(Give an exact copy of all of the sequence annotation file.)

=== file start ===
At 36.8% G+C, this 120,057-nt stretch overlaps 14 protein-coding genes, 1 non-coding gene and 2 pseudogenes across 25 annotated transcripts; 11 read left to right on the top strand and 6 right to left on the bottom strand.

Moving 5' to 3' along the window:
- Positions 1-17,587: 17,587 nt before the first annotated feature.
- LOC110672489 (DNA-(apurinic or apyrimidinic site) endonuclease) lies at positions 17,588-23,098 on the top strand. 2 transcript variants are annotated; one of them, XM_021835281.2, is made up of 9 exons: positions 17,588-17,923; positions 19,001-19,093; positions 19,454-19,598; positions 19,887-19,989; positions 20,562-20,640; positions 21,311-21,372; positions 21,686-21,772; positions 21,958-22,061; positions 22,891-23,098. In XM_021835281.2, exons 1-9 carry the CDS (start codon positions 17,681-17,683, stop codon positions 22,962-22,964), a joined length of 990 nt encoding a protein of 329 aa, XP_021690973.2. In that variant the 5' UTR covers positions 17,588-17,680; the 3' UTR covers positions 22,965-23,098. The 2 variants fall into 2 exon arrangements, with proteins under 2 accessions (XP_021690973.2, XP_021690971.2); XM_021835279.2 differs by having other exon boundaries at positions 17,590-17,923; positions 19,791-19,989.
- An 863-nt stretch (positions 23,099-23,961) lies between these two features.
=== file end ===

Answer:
At 36.8% G+C, this 120,057-nt stretch overlaps 14 protein-coding genes, 1 non-coding gene and 2 pseudogenes across 25 annotated transcripts; 11 read left to right on the top strand and 6 right to left on the bottom strand.

Moving 5' to 3' along the window:
- Positions 1-17,587: 17,587 nt before the first annotated feature.
- LOC110672489 (DNA-(apurinic or apyrimidinic site) endonuclease) lies at positions 17,588-23,098 on the top strand. 2 transcript variants are annotated; one of them, XM_021835281.2, is made up of 9 exons: positions 17,588-17,923; positions 19,001-19,093; positions 19,454-19,598; positions 19,887-19,989; positions 20,562-20,640; positions 21,311-21,372; positions 21,686-21,772; positions 21,958-22,061; positions 22,891-23,098. In XM_021835281.2, exons 1-9 carry the CDS (start codon positions 17,681-17,683, stop codon positions 22,962-22,964), a joined length of 990 nt encoding a protein of 329 aa, XP_021690973.2. In that variant the 5' UTR covers positions 17,588-17,680; the 3' UTR covers positions 22,965-23,098. The 2 variants fall into 2 exon arrangements, with proteins under 2 accessions (XP_021690973.2, XP_021690971.2); XM_021835279.2 differs by having other exon boundaries at positions 17,590-17,923; positions 19,791-19,989.
- An 863-nt stretch (positions 23,099-23,961) lies between these two features.